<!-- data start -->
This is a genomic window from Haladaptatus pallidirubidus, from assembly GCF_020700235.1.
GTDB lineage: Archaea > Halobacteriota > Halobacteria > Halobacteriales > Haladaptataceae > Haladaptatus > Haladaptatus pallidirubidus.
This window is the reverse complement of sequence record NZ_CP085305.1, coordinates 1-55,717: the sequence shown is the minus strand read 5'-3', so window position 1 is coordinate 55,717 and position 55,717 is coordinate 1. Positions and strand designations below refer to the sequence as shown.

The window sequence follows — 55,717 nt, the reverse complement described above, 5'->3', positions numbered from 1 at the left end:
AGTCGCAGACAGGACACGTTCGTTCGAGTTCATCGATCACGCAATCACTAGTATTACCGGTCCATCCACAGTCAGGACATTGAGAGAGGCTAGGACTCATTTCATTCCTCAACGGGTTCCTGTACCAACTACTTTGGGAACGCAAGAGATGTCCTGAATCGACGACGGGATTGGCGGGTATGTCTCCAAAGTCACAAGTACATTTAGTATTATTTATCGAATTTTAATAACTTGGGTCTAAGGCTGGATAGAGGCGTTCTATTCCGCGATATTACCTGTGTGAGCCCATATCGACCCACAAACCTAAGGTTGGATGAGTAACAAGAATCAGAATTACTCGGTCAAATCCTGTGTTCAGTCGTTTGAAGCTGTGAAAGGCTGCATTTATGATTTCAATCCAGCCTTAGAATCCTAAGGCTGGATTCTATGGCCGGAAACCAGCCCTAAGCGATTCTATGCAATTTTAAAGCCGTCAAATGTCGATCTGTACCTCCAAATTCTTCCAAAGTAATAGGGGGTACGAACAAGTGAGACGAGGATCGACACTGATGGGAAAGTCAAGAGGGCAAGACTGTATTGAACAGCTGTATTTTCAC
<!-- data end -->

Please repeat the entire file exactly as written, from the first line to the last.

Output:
This is a genomic window from Haladaptatus pallidirubidus, from assembly GCF_020700235.1.
GTDB lineage: Archaea > Halobacteriota > Halobacteria > Halobacteriales > Haladaptataceae > Haladaptatus > Haladaptatus pallidirubidus.
This window is the reverse complement of sequence record NZ_CP085305.1, coordinates 1-55,717: the sequence shown is the minus strand read 5'-3', so window position 1 is coordinate 55,717 and position 55,717 is coordinate 1. Positions and strand designations below refer to the sequence as shown.

The window sequence follows — 55,717 nt, the reverse complement described above, 5'->3', positions numbered from 1 at the left end:
AGTCGCAGACAGGACACGTTCGTTCGAGTTCATCGATCACGCAATCACTAGTATTACCGGTCCATCCACAGTCAGGACATTGAGAGAGGCTAGGACTCATTTCATTCCTCAACGGGTTCCTGTACCAACTACTTTGGGAACGCAAGAGATGTCCTGAATCGACGACGGGATTGGCGGGTATGTCTCCAAAGTCACAAGTACATTTAGTATTATTTATCGAATTTTAATAACTTGGGTCTAAGGCTGGATAGAGGCGTTCTATTCCGCGATATTACCTGTGTGAGCCCATATCGACCCACAAACCTAAGGTTGGATGAGTAACAAGAATCAGAATTACTCGGTCAAATCCTGTGTTCAGTCGTTTGAAGCTGTGAAAGGCTGCATTTATGATTTCAATCCAGCCTTAGAATCCTAAGGCTGGATTCTATGGCCGGAAACCAGCCCTAAGCGATTCTATGCAATTTTAAAGCCGTCAAATGTCGATCTGTACCTCCAAATTCTTCCAAAGTAATAGGGGGTACGAACAAGTGAGACGAGGATCGACACTGATGGGAAAGTCAAGAGGGCAAGACTGTATTGAACAGCTGTATTTTCAC